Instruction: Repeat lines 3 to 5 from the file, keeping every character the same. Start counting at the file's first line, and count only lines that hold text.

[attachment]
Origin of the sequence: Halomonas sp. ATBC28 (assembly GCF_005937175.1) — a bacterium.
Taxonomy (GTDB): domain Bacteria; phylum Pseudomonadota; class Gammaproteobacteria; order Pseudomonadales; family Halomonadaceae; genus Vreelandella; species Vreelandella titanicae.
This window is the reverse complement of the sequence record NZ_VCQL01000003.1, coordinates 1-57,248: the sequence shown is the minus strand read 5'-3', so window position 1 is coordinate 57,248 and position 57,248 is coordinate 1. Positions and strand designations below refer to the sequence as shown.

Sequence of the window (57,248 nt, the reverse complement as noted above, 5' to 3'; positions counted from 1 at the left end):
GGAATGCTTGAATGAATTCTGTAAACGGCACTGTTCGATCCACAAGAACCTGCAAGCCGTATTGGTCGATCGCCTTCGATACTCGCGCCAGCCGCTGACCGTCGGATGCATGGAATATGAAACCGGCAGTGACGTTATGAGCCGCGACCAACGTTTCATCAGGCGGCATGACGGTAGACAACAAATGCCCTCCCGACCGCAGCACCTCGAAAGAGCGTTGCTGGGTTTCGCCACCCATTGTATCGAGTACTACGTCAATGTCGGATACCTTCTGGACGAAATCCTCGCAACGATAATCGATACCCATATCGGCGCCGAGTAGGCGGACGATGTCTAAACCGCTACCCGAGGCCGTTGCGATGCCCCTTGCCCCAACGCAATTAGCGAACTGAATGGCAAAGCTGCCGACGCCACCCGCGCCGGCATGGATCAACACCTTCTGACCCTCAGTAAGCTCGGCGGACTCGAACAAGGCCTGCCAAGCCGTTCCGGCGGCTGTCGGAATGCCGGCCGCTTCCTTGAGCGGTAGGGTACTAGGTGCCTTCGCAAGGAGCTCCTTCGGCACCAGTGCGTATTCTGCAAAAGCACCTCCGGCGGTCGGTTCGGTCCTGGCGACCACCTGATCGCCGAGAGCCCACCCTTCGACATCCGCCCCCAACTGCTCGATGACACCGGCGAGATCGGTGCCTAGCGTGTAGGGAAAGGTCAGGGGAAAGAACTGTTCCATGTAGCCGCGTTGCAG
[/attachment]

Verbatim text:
This window is the reverse complement of the sequence record NZ_VCQL01000003.1, coordinates 1-57,248: the sequence shown is the minus strand read 5'-3', so window position 1 is coordinate 57,248 and position 57,248 is coordinate 1. Positions and strand designations below refer to the sequence as shown.

Sequence of the window (57,248 nt, the reverse complement as noted above, 5' to 3'; positions counted from 1 at the left end):
GGAATGCTTGAATGAATTCTGTAAACGGCACTGTTCGATCCACAAGAACCTGCAAGCCGTATTGGTCGATCGCCTTCGATACTCGCGCCAGCCGCTGACCGTCGGATGCATGGAATATGAAACCGGCAGTGACGTTATGAGCCGCGACCAACGTTTCATCAGGCGGCATGACGGTAGACAACAAATGCCCTCCCGACCGCAGCACCTCGAAAGAGCGTTGCTGGGTTTCGCCACCCATTGTATCGAGTACTACGTCAATGTCGGATACCTTCTGGACGAAATCCTCGCAACGATAATCGATACCCATATCGGCGCCGAGTAGGCGGACGATGTCTAAACCGCTACCCGAGGCCGTTGCGATGCCCCTTGCCCCAACGCAATTAGCGAACTGAATGGCAAAGCTGCCGACGCCACCCGCGCCGGCATGGATCAACACCTTCTGACCCTCAGTAAGCTCGGCGGACTCGAACAAGGCCTGCCAAGCCGTTCCGGCGGCTGTCGGAATGCCGGCCGCTTCCTTGAGCGGTAGGGTACTAGGTGCCTTCGCAAGGAGCTCCTTCGGCACCAGTGCGTATTCTGCAAAAGCACCTCCGGCGGTCGGTTCGGTCCTGGCGACCACCTGATCGCCGAGAGCCCACCCTTCGACATCCGCCCCCAACTGCTCGATGACACCGGCGAGATCGGTGCCTAGCGTGTAGGGAAAGGTCAGGGGAAAGAACTGTTCCATGTAGCCGCGTTGCAG